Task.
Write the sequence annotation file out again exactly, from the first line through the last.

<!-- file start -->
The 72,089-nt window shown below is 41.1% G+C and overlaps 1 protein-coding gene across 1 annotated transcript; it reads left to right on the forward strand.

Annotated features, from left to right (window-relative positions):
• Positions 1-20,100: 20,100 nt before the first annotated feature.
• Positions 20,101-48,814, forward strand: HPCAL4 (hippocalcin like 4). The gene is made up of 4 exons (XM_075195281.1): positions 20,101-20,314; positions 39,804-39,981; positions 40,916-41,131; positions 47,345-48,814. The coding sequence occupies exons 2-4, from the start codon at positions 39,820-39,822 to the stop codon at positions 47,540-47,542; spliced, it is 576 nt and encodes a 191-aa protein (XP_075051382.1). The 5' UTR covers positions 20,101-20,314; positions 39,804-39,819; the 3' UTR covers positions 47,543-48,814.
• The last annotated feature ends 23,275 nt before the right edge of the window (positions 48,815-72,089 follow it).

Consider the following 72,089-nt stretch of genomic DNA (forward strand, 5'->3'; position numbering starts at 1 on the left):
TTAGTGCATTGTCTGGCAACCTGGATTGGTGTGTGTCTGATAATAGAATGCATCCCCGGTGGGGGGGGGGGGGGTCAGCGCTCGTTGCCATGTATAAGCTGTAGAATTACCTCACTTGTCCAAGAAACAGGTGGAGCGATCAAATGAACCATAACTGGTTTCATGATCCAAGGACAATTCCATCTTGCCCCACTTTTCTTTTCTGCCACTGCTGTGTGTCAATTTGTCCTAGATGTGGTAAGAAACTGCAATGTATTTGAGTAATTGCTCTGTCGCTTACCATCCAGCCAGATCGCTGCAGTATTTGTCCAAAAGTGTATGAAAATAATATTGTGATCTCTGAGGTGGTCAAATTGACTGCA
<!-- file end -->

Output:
The 72,089-nt window shown below is 41.1% G+C and overlaps 1 protein-coding gene across 1 annotated transcript; it reads left to right on the forward strand.

Annotated features, from left to right (window-relative positions):
• Positions 1-20,100: 20,100 nt before the first annotated feature.
• Positions 20,101-48,814, forward strand: HPCAL4 (hippocalcin like 4). The gene is made up of 4 exons (XM_075195281.1): positions 20,101-20,314; positions 39,804-39,981; positions 40,916-41,131; positions 47,345-48,814. The coding sequence occupies exons 2-4, from the start codon at positions 39,820-39,822 to the stop codon at positions 47,540-47,542; spliced, it is 576 nt and encodes a 191-aa protein (XP_075051382.1). The 5' UTR covers positions 20,101-20,314; positions 39,804-39,819; the 3' UTR covers positions 47,543-48,814.
• The last annotated feature ends 23,275 nt before the right edge of the window (positions 48,815-72,089 follow it).

Consider the following 72,089-nt stretch of genomic DNA (forward strand, 5'->3'; position numbering starts at 1 on the left):
TTAGTGCATTGTCTGGCAACCTGGATTGGTGTGTGTCTGATAATAGAATGCATCCCCGGTGGGGGGGGGGGGGGTCAGCGCTCGTTGCCATGTATAAGCTGTAGAATTACCTCACTTGTCCAAGAAACAGGTGGAGCGATCAAATGAACCATAACTGGTTTCATGATCCAAGGACAATTCCATCTTGCCCCACTTTTCTTTTCTGCCACTGCTGTGTGTCAATTTGTCCTAGATGTGGTAAGAAACTGCAATGTATTTGAGTAATTGCTCTGTCGCTTACCATCCAGCCAGATCGCTGCAGTATTTGTCCAAAAGTGTATGAAAATAATATTGTGATCTCTGAGGTGGTCAAATTGACTGCA